So it is with Stinky Pete. The prospector has never been taken out of his box. He’s never been played with by a child. His entire life has been leading up to recognition as an artifact, not a play thing. When it becomes apparent that he won’t achieve this recognition he reacts with violence. Buzz Lightyear himself goes through a similar trial. When, in the original Toy Story he finally learns that he is not a space man, he goes a bit bonkers. While his conflict is more internal, it is still evidence that the absence of purpose equals the presence of sorrow. So what brings Buzz back? To be sure, Woody’s insistence that the love of a child is a noble cause plays a part. But more actively, his ability to help his fellow toys is the true catalyst to his new self actualization.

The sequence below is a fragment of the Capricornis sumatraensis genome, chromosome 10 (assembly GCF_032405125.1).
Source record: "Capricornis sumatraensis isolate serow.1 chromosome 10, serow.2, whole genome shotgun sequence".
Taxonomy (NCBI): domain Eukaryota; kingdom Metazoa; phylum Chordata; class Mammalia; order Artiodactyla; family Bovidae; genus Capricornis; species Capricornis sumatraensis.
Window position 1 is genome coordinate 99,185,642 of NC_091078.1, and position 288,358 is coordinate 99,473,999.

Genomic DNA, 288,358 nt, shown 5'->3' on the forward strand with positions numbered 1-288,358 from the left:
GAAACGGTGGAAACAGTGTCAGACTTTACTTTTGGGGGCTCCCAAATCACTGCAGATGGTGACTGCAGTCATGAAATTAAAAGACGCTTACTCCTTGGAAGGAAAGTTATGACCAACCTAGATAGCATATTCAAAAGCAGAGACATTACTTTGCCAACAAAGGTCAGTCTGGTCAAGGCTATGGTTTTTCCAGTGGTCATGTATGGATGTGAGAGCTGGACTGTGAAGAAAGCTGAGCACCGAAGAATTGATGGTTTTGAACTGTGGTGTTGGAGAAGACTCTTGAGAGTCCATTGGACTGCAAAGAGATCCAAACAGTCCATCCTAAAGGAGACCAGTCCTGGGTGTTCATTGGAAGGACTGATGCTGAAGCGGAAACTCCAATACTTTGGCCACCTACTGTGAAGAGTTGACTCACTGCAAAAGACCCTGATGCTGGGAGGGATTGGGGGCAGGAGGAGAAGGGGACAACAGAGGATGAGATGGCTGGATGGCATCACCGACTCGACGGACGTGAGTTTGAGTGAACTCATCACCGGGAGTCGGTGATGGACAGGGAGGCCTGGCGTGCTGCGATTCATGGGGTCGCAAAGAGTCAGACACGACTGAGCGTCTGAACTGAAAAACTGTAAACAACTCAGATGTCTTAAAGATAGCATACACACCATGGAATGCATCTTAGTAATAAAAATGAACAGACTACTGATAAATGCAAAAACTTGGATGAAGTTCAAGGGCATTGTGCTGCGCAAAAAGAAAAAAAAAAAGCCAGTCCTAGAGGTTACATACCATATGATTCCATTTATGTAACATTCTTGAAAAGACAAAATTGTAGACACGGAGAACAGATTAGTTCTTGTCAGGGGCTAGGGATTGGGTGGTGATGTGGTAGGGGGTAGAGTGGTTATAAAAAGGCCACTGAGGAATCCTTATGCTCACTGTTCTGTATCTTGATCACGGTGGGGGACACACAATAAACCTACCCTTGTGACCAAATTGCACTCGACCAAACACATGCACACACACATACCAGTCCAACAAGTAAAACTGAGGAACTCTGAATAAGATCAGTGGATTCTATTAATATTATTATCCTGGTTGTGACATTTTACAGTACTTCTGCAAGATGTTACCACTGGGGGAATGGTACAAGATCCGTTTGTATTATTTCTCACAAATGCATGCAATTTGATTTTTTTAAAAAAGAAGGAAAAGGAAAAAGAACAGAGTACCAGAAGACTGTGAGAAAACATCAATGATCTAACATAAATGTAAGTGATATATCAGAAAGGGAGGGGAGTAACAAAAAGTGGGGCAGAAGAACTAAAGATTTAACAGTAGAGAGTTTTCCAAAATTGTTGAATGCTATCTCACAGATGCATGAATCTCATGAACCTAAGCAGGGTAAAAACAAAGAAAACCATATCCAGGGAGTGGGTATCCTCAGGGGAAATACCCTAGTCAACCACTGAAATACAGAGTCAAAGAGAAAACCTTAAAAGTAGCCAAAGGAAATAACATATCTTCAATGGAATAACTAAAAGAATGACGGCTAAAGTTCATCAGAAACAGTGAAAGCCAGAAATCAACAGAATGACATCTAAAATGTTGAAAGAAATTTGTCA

I get by with a little help...
Buzz learns what Antonius Bloc of The Seventh Seal learns when he allows his new friends to escape the clutches of death, that in the absence of spiritual meaning, friendship and love are still present and still the noblest goals by which we can aspire to. It seems like too Capra-esque a message for a Bergman film (although keep in mind the reason why most Bergman’s are heavy is because his characters spend most of their time, denying or rejecting this fact). Whatever ache you feel at the loss of your god’s or partner’s love, fulfillment comes from knowing that love is an endless resource. This is what finally brings Professor Isak Borg peace as he recalls the absence of love in his life. It’s not his upcoming honor, it’s the realization that he has affected old friends, can still make new ones, and can reunite the marriage of his son an daughter-in-law. This is the realization that Woody has and that which he is able to bring to Jessie and Bullseye.